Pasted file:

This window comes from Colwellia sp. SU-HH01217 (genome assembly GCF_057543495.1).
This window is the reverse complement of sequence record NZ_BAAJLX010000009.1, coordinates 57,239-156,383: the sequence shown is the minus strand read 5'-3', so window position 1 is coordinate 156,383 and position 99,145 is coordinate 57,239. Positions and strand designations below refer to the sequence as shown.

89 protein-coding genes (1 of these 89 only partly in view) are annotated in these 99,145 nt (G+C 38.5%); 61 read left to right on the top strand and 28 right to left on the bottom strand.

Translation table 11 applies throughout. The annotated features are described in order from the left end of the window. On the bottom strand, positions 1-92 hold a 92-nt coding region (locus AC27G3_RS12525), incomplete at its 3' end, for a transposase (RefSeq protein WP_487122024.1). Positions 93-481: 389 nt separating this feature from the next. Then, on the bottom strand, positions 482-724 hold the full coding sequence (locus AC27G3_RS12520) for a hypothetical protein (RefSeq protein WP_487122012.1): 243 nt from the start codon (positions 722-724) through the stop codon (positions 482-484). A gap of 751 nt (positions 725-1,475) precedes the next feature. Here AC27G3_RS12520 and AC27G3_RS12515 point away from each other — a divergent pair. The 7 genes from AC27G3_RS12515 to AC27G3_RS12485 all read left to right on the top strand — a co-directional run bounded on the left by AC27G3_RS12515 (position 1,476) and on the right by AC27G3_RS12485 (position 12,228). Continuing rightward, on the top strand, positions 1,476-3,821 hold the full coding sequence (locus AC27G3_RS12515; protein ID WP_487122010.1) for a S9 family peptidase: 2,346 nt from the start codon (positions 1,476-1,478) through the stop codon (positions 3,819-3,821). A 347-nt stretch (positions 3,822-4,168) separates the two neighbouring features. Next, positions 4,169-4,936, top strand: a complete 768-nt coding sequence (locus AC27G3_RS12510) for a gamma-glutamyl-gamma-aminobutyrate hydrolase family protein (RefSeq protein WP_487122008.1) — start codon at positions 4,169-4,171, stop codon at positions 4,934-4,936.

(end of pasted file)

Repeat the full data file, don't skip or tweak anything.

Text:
This window comes from Colwellia sp. SU-HH01217 (genome assembly GCF_057543495.1).
This window is the reverse complement of sequence record NZ_BAAJLX010000009.1, coordinates 57,239-156,383: the sequence shown is the minus strand read 5'-3', so window position 1 is coordinate 156,383 and position 99,145 is coordinate 57,239. Positions and strand designations below refer to the sequence as shown.

89 protein-coding genes (1 of these 89 only partly in view) are annotated in these 99,145 nt (G+C 38.5%); 61 read left to right on the top strand and 28 right to left on the bottom strand.

Translation table 11 applies throughout. The annotated features are described in order from the left end of the window. On the bottom strand, positions 1-92 hold a 92-nt coding region (locus AC27G3_RS12525), incomplete at its 3' end, for a transposase (RefSeq protein WP_487122024.1). Positions 93-481: 389 nt separating this feature from the next. Then, on the bottom strand, positions 482-724 hold the full coding sequence (locus AC27G3_RS12520) for a hypothetical protein (RefSeq protein WP_487122012.1): 243 nt from the start codon (positions 722-724) through the stop codon (positions 482-484). A gap of 751 nt (positions 725-1,475) precedes the next feature. Here AC27G3_RS12520 and AC27G3_RS12515 point away from each other — a divergent pair. The 7 genes from AC27G3_RS12515 to AC27G3_RS12485 all read left to right on the top strand — a co-directional run bounded on the left by AC27G3_RS12515 (position 1,476) and on the right by AC27G3_RS12485 (position 12,228). Continuing rightward, on the top strand, positions 1,476-3,821 hold the full coding sequence (locus AC27G3_RS12515; protein ID WP_487122010.1) for a S9 family peptidase: 2,346 nt from the start codon (positions 1,476-1,478) through the stop codon (positions 3,819-3,821). A 347-nt stretch (positions 3,822-4,168) separates the two neighbouring features. Next, positions 4,169-4,936, top strand: a complete 768-nt coding sequence (locus AC27G3_RS12510) for a gamma-glutamyl-gamma-aminobutyrate hydrolase family protein (RefSeq protein WP_487122008.1) — start codon at positions 4,169-4,171, stop codon at positions 4,934-4,936.